Islamophobia holiday

Talk about bad timing. Eid al-Fitr, the three-day celebration that concludes the month of Ramadan, ends on an unfortunate date this year: Sept. 11. And that is causing problems for some planned celebrations like the customary Eid festival that was canceled in Fresno. It's also going to give me a chance to discuss another Mitchell Landsberg story for the Los Angeles Times:

"We thought it might be misunderstood and create a wave of attacks on our faith and community," said Imam Seyed Ali Ghazvini, the center's religious leader. "It's really just a community celebration that happened to occur on 9/11. ... The way some local media outlets are attacking our faith and community created a serious fear among members of this community."

Muslims around the country are expressing similar concerns about the timing of Eid al-Fitr, a three-day festival that marks the end of the holy month of Ramadan and is marked by celebration and gift-giving.

For those keeping score, Landsberg has had a difficult run since taking over the LAT's neglected religion beat. The good is here; the bad is here, here, here, here and here.

Certainly, this story about Eid celebrations has its shortcoming too. At first I thought it was pretty solid, but each time I combed over it I was more troubled by missing voices, thin "trend" demonstration and dominance of the near-Ground Zero Mosque narrative in this story.

To start, the quote right after the this-is-a-national-trend paragraph is fairly rote comment from a CAIR spokesman blaming Islamophobia. To be sure, Islamophobia is real. But I don't really see the connection here.

While Hooper's is a voice readers have come to expect in a story like this -- a cheap quote offering an unsurprising insight, a la going to Tony Perkins with a story about evangelicals and abortion -- the other voices here are very limited. Dedicated not to the timing of Eid al-Fitr so much as the national sentiment toward Islam, Landsberg quotes only polar opposites: either anti-Islam extremists or those promoting tolerance and appreciation of Muslim traditions.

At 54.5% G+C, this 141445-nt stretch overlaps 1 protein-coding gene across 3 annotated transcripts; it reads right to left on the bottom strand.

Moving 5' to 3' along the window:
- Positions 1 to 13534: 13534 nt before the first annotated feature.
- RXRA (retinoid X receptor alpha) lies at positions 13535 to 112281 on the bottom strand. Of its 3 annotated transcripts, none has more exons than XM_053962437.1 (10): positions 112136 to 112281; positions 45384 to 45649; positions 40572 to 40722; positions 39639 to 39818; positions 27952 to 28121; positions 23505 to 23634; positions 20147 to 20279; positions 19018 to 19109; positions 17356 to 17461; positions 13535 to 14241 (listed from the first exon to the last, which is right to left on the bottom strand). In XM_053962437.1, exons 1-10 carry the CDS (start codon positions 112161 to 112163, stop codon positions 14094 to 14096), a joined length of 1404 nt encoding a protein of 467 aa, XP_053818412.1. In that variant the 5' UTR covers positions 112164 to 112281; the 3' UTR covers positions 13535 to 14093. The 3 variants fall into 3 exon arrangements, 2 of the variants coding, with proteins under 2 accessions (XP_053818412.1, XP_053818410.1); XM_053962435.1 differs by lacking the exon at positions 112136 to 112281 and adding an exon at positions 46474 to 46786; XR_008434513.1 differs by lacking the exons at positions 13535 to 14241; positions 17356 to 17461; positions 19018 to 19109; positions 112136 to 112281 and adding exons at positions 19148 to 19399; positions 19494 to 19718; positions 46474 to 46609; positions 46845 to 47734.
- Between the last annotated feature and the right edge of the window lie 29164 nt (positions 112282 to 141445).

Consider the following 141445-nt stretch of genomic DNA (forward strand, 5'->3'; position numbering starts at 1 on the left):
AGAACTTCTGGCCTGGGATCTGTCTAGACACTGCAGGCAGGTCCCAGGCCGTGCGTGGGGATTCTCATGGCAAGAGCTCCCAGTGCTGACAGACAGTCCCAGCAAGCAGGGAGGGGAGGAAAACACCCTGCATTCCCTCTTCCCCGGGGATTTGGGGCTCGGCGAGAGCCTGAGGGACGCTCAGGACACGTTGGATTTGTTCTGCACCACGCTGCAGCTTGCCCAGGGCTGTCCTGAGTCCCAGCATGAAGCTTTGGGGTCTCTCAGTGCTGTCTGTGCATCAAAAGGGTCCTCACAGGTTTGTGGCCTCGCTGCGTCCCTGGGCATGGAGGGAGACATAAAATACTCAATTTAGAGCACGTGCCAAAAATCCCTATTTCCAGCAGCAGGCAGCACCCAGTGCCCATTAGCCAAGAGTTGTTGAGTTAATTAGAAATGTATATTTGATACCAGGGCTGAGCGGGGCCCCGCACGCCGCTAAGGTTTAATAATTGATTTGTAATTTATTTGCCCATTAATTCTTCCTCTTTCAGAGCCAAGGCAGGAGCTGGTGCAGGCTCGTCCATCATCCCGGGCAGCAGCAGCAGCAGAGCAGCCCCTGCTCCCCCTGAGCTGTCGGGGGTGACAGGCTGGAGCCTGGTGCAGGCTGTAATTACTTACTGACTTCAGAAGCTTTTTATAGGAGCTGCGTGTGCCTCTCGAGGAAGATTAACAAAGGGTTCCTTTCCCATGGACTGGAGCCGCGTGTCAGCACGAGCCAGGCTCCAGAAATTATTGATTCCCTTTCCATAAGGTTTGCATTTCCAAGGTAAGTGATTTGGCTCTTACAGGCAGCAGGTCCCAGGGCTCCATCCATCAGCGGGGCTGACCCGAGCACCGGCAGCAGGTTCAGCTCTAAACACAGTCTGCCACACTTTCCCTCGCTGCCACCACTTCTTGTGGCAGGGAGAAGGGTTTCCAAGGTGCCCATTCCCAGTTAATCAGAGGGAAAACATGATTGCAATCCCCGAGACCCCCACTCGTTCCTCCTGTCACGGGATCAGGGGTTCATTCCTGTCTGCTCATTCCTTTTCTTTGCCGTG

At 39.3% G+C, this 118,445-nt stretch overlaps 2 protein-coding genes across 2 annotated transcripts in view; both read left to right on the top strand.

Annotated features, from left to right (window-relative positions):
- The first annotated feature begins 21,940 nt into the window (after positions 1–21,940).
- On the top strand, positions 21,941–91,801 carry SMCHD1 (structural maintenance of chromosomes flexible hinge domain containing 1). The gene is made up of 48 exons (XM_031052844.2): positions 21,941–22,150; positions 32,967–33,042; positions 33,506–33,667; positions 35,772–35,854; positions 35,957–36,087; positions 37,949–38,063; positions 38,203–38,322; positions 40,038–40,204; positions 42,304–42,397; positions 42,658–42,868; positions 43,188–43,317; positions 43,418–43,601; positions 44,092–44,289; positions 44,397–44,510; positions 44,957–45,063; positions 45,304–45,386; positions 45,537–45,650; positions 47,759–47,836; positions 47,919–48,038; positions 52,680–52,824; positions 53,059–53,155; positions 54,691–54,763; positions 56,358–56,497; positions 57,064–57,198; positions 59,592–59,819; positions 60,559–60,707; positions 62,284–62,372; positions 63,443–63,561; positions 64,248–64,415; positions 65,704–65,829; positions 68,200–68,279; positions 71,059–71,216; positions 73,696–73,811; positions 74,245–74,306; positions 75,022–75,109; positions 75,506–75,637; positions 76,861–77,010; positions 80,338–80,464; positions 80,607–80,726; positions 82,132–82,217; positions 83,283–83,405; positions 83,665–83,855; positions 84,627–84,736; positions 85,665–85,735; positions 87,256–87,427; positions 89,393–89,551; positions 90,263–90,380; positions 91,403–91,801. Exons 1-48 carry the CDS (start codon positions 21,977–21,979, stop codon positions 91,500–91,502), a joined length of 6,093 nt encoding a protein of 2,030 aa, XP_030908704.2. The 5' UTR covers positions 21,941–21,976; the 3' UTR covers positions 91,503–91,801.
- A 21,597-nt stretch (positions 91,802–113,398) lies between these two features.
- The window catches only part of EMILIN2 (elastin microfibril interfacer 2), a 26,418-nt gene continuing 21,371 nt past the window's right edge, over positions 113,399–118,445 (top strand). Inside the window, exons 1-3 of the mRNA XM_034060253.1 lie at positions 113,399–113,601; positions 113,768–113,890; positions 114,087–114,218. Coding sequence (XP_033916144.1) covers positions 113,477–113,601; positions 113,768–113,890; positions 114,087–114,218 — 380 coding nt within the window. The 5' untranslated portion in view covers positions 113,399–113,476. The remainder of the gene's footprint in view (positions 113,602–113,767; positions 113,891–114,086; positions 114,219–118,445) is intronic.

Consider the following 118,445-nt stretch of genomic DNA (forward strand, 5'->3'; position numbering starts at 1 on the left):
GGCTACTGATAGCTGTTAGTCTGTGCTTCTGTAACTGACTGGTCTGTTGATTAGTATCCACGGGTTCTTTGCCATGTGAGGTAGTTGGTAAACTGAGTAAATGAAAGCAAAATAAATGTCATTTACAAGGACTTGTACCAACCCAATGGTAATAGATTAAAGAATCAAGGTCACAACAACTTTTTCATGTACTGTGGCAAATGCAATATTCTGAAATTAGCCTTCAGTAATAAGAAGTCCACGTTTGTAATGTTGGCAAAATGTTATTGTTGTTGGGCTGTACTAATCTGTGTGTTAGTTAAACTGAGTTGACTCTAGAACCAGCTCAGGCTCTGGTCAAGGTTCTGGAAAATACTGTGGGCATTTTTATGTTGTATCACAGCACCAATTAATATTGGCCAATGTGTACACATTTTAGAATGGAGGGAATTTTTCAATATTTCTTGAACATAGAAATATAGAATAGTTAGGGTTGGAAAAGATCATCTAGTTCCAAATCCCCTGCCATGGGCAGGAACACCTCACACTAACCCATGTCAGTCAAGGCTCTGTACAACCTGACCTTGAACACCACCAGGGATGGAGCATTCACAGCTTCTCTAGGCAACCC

This story also might be overgeneralizing a bit. The Fresno festival is the only one known to have been canceled. And the Muslims around the country expressing similar concerns seem to just be Maher Hathout, "a physician who is a senior advisor to the Muslim Public Affairs Council in Los Angeles." (No mention is made of his notoriety, though I don't think any was needed.)

Former House Speaker Newt Gingrich has compared the plans for the center to Japan erecting a building next to Pearl Harbor.

The controversy has contributed to what some Muslims and others say is a recent upsurge of anti-Muslim sentiment in this country. There have been demonstrations against a number of plans to expand or build mosques, including one in Temecula; and a Florida church has declared Sept. 11 to be "International Burn a Koran Day."

The debate has entered political contests around the country, and some Muslim leaders contend there has been an orchestrated campaign to motivate conservative voters through anti-Islamic fervor. "It has a lot to do with the ramp-up of the election cycle," said Jihad Turk, director of religious affairs of the Islamic Center of Southern California.

Indeed, more is going on here than just the NYC mosque and the Fresno Eid festival. But it's not really discussed.

In that vein, this feels not like a bird's-eye-view trend story but like two smaller stories sandwiched together -- a localizing of the NYC mosque story with a very interesting hook about some bad timing. Unfortunately the story of those stories that's already gotten a lot of attention ends up overwhelming what intrigued me when I read the headline "Muslims fear backlash as festival falls near Sept. 11."

PHOTO: Eid meal, via Wikipedia

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